Drug addiction means that the brain is saying I need drugs now it must have drugs. This offten means that addicts commit crimes to get money for drugs.Studies show that drug use increases criminal behavior: *64% of violent crimes involve someone on drugs. *75% Of prison inmates have a drug use history. *24% of addicts start dealing drugs to support their habit. Studies also show that drugs play a big part in youth and crime: *more than 83% of youth in prison have used drugs.
Gang violence increased as many capitalized on this new market the distribution of crack cocaine. Neighborhoods in gang infested Los Angeles areas were not immune to the violence of gangs. The Rolling 60’s were one of the first cliques or sets to take root in the Los Angeles area of South Central. Adopting their name from the numbered streets between Slauson and Florence avenues. In those days the Rolling 60’s could be vicious in the defense of their neighborhood.
Women and lower class citizens have also been affected by our drug policies. The war on drugs is rooted in racist ideology and as consequence has disproportionately affected lower class communities of color. This war on drugs will continue until the people decide to take action towards a better and more reasonable policy. The war on drugs has taken top priority for many police department due to policies introduced by the Reagan administration. As a consequence of this renewed fervor against drug use lower class citizens have faced the grunt of Reagan’s war.
Controlled substances come with a higher price tag, which means drug addicts need to pay more for drugs. This pushes many to commit crimes, such as theft and prostitution, to support their addiction. Gore Vidal in his piece “Drugs: A Case for Legalizing Marijuana” puts it quiet succinctly: “If there was no money in it for the Mafia, there would be no friendly playground pushers, and addicts would not commit crimes to pay for their next fix.” When the government criminalized drugs in the 1970s, they ushered in high prices to compensate for the greater risk associated with selling drugs. Gary Becker and Kevin Murphy call this the “paradox of the war on drugs” in their essay “Have We Lost the War on Drugs?” Because of the risk of imprisonment, drug dealers charge more from customers to compensate for that risk. It is the same principle that makes any illegal substance so expensive and smugglers so rich.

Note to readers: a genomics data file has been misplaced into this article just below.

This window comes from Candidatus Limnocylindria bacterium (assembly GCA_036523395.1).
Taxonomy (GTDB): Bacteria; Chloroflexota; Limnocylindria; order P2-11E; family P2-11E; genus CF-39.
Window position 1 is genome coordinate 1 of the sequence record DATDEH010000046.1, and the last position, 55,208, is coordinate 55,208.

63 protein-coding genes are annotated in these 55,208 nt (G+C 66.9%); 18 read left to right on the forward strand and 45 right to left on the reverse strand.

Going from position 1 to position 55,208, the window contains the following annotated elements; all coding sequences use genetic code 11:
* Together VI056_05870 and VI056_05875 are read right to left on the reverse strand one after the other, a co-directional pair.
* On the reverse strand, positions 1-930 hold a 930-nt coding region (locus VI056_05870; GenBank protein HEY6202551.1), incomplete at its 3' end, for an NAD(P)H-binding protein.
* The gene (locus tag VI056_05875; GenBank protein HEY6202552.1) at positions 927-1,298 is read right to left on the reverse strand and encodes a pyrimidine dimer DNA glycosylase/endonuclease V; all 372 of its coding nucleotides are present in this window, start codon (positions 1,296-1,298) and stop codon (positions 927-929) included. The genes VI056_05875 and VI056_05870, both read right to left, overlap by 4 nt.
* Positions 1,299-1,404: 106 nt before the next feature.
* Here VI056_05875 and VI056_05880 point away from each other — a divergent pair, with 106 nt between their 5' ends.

It costs the United States 51 billion dollars each year on the drug war . Drug use is one of the highest causes of death in the United States. I believe that if drugs become legalized it will be the worst thing that could ever happen to the United States, it would allow tons of criminals out of jail, it would be a normal thing for people to try extremely dangerous drugs, and it would also open the door for nasty drug related infections. Imagine if marijuana was completely legal, growing it, dealing it, and consuming it. All the crime that has put so many people in jail would be completely legal: "Number of Americans incarcerated in 2012 in federal, state and local prisons and jails: 2,228,400 or 1 in every 108 adults, the highest incarceration rate in the world" (1) That would be over 2 million criminals released from jail.